Pawpaw: Rare fruit inspires passion and taste buds
You won't find one at your grocery store, but check your farmers market, or maybe the trees along the Potomac River.
Fri, Sep 30, 2011 at 01:29 PM
Photo: Alan Wolf/Flickr
Lewis and Clark loved them. Thomas Jefferson grew them. Towns have been named after them. And yet you've probably never tasted, let alone seen, the rare fruit known as the pawpaw.
The pawpaw (Asimina triloba) is a tropical fruit tree that grows in only a few areas of the United States. According to a recent report from NPR, the mango-like fruit of the tree has "a speckled and homely skin that hides a tasty treat."
Although it's not sold in grocery stores and is rarely cultivated — with only a handful of orchards selling the fruit to farmers markets — the pawpaw is a favorite of foragers who like to pick them in the wild in places like the banks of the Potomac River.
NPR reporter Allison Aubrey hired a nature guide to help her find a pawpaw. She called the fruit's taste "sort of mango-meets-the-banana ... with a little hint of melon."
If you are lucky enough to find a pawpaw in your local farmers market, you can probably thank one man: plant scientist Neal Peterson, who has been selectively breeding the pawpaw for 35 years. His fruits are now larger and fleshier than those in the wild, more like the other fruits you find in the produce section of the average grocery store.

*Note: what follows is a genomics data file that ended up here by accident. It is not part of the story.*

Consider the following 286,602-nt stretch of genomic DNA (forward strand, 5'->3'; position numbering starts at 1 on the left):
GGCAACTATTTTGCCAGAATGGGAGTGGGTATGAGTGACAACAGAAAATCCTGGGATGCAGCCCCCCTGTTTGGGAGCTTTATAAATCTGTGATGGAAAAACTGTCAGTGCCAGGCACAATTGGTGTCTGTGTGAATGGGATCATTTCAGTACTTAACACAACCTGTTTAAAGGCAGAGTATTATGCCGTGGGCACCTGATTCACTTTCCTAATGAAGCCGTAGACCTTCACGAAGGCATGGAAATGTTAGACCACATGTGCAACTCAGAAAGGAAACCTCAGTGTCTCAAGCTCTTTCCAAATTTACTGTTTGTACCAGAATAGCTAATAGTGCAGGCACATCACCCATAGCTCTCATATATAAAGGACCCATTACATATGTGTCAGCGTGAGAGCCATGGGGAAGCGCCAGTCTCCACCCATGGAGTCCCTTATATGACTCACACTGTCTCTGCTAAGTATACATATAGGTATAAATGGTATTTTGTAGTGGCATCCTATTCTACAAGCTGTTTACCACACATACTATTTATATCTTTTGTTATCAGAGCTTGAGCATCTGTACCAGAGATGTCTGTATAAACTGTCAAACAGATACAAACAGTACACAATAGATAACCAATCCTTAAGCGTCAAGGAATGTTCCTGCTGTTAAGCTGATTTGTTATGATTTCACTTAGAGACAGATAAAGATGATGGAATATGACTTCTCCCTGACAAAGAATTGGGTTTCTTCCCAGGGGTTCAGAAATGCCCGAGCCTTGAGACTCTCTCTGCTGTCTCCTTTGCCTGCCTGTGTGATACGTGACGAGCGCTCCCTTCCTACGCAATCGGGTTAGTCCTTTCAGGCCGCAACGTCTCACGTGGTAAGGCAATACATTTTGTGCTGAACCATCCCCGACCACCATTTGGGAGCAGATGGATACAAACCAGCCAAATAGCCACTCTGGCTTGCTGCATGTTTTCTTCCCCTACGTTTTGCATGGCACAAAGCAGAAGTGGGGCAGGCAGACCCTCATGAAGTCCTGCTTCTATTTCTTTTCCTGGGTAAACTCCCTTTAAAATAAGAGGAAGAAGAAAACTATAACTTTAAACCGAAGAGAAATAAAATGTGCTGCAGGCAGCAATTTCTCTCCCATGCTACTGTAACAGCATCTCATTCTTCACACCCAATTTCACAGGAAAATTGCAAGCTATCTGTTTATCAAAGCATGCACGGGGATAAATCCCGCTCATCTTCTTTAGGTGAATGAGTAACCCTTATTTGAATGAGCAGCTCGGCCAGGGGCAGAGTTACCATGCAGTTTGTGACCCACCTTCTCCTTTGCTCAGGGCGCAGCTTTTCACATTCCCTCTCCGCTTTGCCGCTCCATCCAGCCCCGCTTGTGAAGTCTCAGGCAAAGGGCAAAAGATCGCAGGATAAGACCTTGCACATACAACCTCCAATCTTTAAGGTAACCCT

According to the Peterson's Pawpaws website, the scientist had grown up around the trees, but didn't think to try eating one until 1975: "The scent of fruit was in the air. Ripe pawpaws lay in the fallen leaves. He bent down and picked one up, lifted it to his lips. It smelled delicious. Why not? Why not try it? He bit into it. A revelation. It was delicious!" That led him to cultivate and domesticate the pawpaw, as well as conduct research into the fruit's almost-forgotten history.
He's not the only scientist looking into this rare fruit. Kentucky State University has the world's only full-time pawpaw research program, studying both its fresh market and processing potential. A number of scientists are also studying its antioxidant count and potential as a cancer-fighting food. The website pawpawresearch.com says the fruit is "more potent than graviola," another popular plant which contains chemicals said to be effective against cancer and other medical conditions.
If you'd like to taste a pawpaw yourself, you'd better hurry. It's only available a few weeks a year. The annual Pawpaw Festival in Ohio finished up two weeks ago, and the fruit won't be far behind. Miss it and you'll have to wait until next year.
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